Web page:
Philosophy Between the Lines: The Lost History of Esoteric Writing
University of Chicago Press, 2014, 464 pp., $45
One of the many forms of collateral damage caused by the Iraq War was the besmirching of the reputation of Leo Strauss, one of the 20th century’s greatest philosophers, at the hands of advocates like Shadia Drury and Anne Norton. Anyone having the least familiarity with Strauss’s life and writings would have understood the fatuity of the claims being made (such as that which claims Strauss would have advised officials to lie about foreign policy), but the damage has been done.
Since that time, more sympathetic academics like Steven B. Smith and Peter Minowitz have made efforts to rescue Strauss’s reputation. One of the most effective reconsiderations is a wonderful new book by Arthur Melzer, professor at Michigan State and co-director of its Symposium on Science, Reason, and Modern Democracy, under the guise of a treatise on esotericism.
Esotericism is the practice, widely employed by a variety of thinkers prior to and up through the early Enlightenment, of disguising their real meaning through ellipsis, surface contradiction, dispersal of their real arguments, and the like (indeed—they were misleading casual readers about their true intentions!). The understanding that philosophers like Plato and Aristotle made use of esotericism was central to Strauss’s own project of returning to their thought as an antidote to what he called the “crisis of modernity”, since it pointed to deeper truths hidden behind the evident meaning extracted by superficial readers. It was probably also one of the sources of distrust of Strauss and his followers by other academics, since it implied that initiates into the art of esoteric interpretation had access to meanings unavailable to others.
The first part of Philosophy Between the Lines is a simple chronicle of evidence of just how widespread the use of esoteric writing really was from the pre-Socratics through the 18th century. Melzer presents an impressive litany of important (and not-so-important) thinkers across the centuries, including Cicero, Alfarabi, Aquinas, Erasmus, Machiavelli, Montaigne, Montesquieu, Bacon, Hobbes, Diderot, and Rousseau, who either pointed to hidden meanings in their own writings, or acknowledged esotericism in their reading of other writers. He also presents some clear examples of esotericism in practice, as when Machiavelli in The Prince misquotes a familiar Bible story in a way that underscores the broader critique of Christianity he is apparently making.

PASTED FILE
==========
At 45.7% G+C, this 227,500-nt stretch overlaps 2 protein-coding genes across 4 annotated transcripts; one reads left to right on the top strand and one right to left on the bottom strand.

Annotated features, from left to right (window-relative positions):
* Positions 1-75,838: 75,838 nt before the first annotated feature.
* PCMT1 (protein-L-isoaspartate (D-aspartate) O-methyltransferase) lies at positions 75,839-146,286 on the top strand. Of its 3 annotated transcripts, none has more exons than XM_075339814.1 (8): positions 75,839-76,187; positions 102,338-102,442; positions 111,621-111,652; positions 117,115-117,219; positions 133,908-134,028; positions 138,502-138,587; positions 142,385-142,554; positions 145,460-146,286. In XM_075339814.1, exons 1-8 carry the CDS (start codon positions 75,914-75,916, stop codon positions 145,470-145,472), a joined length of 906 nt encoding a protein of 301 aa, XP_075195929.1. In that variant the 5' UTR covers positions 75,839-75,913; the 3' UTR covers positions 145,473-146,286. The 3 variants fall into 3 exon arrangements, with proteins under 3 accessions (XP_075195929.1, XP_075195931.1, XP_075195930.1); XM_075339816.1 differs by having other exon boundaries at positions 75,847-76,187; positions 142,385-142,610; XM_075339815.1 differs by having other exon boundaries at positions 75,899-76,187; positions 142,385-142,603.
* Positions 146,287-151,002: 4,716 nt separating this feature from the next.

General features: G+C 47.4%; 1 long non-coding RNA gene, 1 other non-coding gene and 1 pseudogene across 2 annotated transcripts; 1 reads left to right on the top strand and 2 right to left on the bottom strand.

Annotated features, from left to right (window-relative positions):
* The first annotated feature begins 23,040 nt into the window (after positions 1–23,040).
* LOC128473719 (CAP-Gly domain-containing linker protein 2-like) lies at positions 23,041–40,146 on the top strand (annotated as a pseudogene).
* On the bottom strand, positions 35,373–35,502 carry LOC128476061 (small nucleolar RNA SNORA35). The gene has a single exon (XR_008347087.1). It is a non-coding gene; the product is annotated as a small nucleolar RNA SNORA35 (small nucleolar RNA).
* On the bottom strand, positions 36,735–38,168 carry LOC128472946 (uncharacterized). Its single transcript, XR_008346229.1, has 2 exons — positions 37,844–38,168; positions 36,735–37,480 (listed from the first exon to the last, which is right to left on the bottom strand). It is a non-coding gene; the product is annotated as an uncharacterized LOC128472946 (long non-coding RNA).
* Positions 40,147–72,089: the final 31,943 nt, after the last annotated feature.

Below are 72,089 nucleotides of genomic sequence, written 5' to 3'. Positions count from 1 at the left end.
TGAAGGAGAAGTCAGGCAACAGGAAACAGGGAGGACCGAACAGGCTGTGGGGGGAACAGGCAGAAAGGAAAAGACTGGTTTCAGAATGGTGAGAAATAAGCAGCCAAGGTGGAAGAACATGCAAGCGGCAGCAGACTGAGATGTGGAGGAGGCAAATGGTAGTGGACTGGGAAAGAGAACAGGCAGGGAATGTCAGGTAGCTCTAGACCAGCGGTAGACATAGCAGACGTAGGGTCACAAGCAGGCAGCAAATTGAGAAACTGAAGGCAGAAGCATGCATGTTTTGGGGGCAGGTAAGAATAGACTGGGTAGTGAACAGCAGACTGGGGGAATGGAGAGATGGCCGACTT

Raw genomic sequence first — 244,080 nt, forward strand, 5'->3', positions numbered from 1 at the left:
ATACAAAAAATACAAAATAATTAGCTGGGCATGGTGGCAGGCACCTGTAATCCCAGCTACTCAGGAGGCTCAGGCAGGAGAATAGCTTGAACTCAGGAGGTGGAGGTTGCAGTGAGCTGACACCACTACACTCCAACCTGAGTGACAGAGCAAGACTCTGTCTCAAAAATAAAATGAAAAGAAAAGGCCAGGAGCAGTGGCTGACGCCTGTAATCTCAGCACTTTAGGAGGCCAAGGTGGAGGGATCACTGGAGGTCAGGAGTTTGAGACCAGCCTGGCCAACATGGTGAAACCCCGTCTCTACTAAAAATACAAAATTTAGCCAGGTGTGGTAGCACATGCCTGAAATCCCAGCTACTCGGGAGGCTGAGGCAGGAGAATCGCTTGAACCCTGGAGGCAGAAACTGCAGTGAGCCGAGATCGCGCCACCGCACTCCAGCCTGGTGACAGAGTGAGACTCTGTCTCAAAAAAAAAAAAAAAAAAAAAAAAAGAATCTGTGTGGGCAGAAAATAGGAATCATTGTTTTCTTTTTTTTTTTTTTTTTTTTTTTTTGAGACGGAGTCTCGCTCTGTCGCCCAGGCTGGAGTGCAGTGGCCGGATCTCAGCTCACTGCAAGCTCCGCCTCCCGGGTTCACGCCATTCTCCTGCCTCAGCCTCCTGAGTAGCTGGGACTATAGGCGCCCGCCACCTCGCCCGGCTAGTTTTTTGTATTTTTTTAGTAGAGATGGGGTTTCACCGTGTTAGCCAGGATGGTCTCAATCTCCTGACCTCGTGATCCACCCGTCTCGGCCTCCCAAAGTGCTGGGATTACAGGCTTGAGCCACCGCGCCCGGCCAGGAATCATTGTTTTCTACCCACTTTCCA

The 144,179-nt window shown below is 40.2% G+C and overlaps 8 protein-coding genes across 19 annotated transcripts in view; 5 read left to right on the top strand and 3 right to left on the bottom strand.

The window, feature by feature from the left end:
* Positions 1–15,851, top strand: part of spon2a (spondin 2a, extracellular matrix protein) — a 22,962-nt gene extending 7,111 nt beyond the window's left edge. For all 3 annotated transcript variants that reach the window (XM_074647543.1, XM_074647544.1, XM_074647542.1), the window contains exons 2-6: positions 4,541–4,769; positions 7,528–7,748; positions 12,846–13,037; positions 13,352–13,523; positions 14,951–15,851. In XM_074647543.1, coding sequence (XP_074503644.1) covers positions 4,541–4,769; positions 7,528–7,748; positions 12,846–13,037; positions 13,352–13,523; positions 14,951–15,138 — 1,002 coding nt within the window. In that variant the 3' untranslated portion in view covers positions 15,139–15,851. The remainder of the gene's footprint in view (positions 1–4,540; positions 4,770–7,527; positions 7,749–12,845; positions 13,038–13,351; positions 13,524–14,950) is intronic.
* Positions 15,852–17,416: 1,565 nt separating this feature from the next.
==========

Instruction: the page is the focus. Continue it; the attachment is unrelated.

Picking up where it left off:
This section of the book is wonderfully erudite and leaves no uncertainty that esotericism was indeed a major art that is now all but lost. Melzer points to four reasons for past uses of esotericism. First, it served as protection from prosecution; he notes its widespread use in totalitarian countries like the former Soviet Union and contemporary China. Second, it served to protect the political community from dangerous truths, such as philosophical skepticism about the city’s gods and traditions; third, it served a pedagogical purpose by forcing readers to engage on a deeper level; and fourth, it was used as a transitional strategy for modern writers seeking to undermine dogmatism.
That latter struggle was ultimately won, and led to the triumph of the “harmonist” view, now almost universally accepted, that philosophical truth could be made compatible with and indeed supportive of modern politics. Transparency is today the name of that venerable game. Classical philosophers like Plato and Aristotle had a different view; namely, that philosophical skepticism undermined the irrational beliefs necessary to the maintenance of a political community and therefore needed to be kept under wraps. As Melzer points out, there is a large body of contemporary scholarship that actively contends that virtually no one other than a few cranks ever wrote esoterically; he performs a great service by, first, showing that the claim is empirically wrong, and second, that it is itself an historically contingent interpretation.